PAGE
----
Bronx Zoo

Bronx Zoo Blasts Woman ‘Determined to Harass Our Lions' After Latest Stunt

"This situation involves one individual who is determined to harass our lions with no regard for her safety, or the safety of our staff and our guests, and no regard for the well-being of the lions," the zoo's statement said in part

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A woman was seen climbing over a barrier at the Bronx Zoo's lion exhibit, witnesses exclusively told NBC New York, as cellphone video showed her holding roses and tossing money toward the fearsome feline. And it wasn't her first such stunt.

The zoo said the alleged trespassing happened around 4 p.m. Thursday. The woman in a blond wig, red dress and leopard-print shawl addressed the animal from about 15 away as if it were a long-lost friend, witnesses said. She carried flowers and threw what appeared to be cash into the air at one point.

"I missed him so much," the woman is heard saying on video.

The woman whose husband recorded the cellphone footage told News 4 that the apparent lion lover said "King, I love you, I came back for you," adding that witnessing the wild stunt was "was definitely surreal."

A spokesperson for the Bronx Zoo said onlookers alerted staff about the woman, but she was gone by the time they got there. The zoo said she was on the other side of a protective moat separating the enclosure from the viewing public, and that she was not in any danger.

"Video shows she crossed a barrier into a planted area near the exhibit. The woman was not in the exhibit as has been falsely reported and she was never in the same space as the lions," a zoo spokesman said in an updated statement Friday.

"This situation involves one individual who is determined to harass our lions with no regard for her safety, or the safety of our staff and our guests, and no regard for the well-being of the lions. We have an NYPD substation in the park and are working closely with them to resolve this situation with this individual," he added. "The Bronx Zoo has a zero-tolerance policy in matters such as this and will aggressively seek prosecution against this individual and anyone who violates park safety rules."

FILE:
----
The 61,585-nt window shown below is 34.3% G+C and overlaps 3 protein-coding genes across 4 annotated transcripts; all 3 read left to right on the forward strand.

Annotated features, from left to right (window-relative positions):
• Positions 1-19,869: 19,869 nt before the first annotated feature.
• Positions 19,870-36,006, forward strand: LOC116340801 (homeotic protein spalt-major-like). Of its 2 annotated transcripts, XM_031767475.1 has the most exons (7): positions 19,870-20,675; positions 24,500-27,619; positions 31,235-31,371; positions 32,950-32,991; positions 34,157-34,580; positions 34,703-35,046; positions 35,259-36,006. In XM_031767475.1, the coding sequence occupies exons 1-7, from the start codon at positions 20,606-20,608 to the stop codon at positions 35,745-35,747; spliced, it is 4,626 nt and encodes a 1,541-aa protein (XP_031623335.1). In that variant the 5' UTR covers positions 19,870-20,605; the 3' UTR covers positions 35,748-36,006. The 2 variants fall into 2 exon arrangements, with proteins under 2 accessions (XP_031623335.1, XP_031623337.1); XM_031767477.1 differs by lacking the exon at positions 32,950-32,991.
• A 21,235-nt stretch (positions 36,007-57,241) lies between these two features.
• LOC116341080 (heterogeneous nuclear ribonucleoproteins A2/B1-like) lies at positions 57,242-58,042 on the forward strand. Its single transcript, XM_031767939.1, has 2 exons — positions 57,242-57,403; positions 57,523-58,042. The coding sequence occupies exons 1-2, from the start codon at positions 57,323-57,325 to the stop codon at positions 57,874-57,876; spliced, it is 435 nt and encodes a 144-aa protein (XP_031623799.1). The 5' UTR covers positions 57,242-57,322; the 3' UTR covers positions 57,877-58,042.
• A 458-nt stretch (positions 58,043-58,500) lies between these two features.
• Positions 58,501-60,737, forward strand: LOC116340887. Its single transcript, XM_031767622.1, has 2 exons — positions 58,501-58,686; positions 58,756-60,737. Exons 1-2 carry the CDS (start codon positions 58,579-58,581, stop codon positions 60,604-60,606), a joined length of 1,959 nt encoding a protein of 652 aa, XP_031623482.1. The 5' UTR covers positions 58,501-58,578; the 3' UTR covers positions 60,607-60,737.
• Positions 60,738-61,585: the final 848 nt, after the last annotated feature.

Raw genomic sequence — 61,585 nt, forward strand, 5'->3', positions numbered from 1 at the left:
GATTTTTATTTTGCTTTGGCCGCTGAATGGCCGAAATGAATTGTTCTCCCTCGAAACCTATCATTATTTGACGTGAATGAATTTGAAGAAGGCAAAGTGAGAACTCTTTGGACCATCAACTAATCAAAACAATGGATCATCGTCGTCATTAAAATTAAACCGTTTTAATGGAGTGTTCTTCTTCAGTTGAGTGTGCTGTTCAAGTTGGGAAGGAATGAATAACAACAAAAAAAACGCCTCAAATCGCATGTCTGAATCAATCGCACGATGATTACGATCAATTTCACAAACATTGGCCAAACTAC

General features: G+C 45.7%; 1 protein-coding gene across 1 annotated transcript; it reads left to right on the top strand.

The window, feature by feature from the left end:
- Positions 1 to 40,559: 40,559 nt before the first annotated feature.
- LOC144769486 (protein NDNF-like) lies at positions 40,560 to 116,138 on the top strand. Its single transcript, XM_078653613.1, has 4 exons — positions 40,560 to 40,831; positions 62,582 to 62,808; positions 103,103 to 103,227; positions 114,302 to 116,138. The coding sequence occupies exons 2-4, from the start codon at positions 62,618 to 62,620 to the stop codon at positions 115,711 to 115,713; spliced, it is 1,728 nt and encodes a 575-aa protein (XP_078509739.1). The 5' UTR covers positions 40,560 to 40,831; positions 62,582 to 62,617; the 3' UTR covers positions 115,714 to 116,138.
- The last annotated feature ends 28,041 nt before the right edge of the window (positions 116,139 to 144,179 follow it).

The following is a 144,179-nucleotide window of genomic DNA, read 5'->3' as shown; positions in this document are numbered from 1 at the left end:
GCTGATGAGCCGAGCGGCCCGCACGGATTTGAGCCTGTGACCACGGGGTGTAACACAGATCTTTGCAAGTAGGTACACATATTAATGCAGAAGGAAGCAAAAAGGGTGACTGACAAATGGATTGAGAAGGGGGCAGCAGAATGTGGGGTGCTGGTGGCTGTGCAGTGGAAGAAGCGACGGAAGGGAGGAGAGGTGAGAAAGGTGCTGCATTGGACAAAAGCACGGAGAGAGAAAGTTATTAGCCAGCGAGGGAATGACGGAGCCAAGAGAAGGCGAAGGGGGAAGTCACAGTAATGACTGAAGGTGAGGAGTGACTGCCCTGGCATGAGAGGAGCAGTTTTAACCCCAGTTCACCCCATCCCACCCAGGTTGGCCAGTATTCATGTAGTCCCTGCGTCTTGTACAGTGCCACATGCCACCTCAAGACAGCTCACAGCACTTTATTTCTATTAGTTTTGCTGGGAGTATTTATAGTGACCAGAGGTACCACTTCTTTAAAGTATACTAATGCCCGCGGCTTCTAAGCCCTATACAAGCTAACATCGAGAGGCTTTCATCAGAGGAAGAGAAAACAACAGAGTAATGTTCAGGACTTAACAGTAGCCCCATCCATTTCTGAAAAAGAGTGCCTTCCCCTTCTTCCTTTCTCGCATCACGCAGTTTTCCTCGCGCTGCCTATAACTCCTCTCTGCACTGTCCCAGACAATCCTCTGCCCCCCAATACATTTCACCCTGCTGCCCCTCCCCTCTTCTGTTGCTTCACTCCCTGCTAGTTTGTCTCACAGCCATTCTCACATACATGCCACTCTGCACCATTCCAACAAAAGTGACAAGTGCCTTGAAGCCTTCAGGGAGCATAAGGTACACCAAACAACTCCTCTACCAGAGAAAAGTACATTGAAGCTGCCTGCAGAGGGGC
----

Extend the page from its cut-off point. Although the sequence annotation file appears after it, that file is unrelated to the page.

It's unclear if it's the same woman who was charged with trespassing last time for the same stunt. NBC New York's Ida Siegal reports.

But those who go to the zoo often were still alarmed.

"They definitely need better security. If she's able to do that a second time, there's no telling what'll happen the third time. She might not be so lucky," said Leo Morales.

If the bizarre situation seems familiar, that's because it is. In 2019, a woman named Myah Autry went to the very same enclosure — basically to the exact same spot — and appeared to seemingly taunt the lions, raising her arms and wiggling her body for a second as if she was dancing for them. The lion didn't react, just stared at her.

The woman who witnessed Thursday's incident said that based off Autry's Instagram page, where she is sporting blond hair, it appears to be the same woman. And police later confirmed she was indeed the same woman.

They say they're looking for her on a criminal trespass charge.

"I can't believe she did it again, if it even is her. I don't know what's going through people's minds," said Belmont resident Raul Rivera.

Autry was charged with criminal trespass after that misadventure, where she didn't just limit herself to just teasing the king of the jungle. Another video of her surfaced from the giraffe den, where she's seen waving to the lanky ungulates as they munched on leaves further away.

After 2019's incidents, Autry said in a rambling, 15-minute session outside a courthouse that her reasoning for jumping into the lion’s den was “a lot more spiritual” and that she was never afraid while she was in there.

“I fear nobody. No animal, no human, no one. So no, I wasn’t fearing of the lion because the lion loved me. That’s why he came to me and I let the lion know: Lion, I love you,” Autry said, and later referenced "reincarnation."

This may not have been the first time the woman did it, either. Jessica Cunnington reports.
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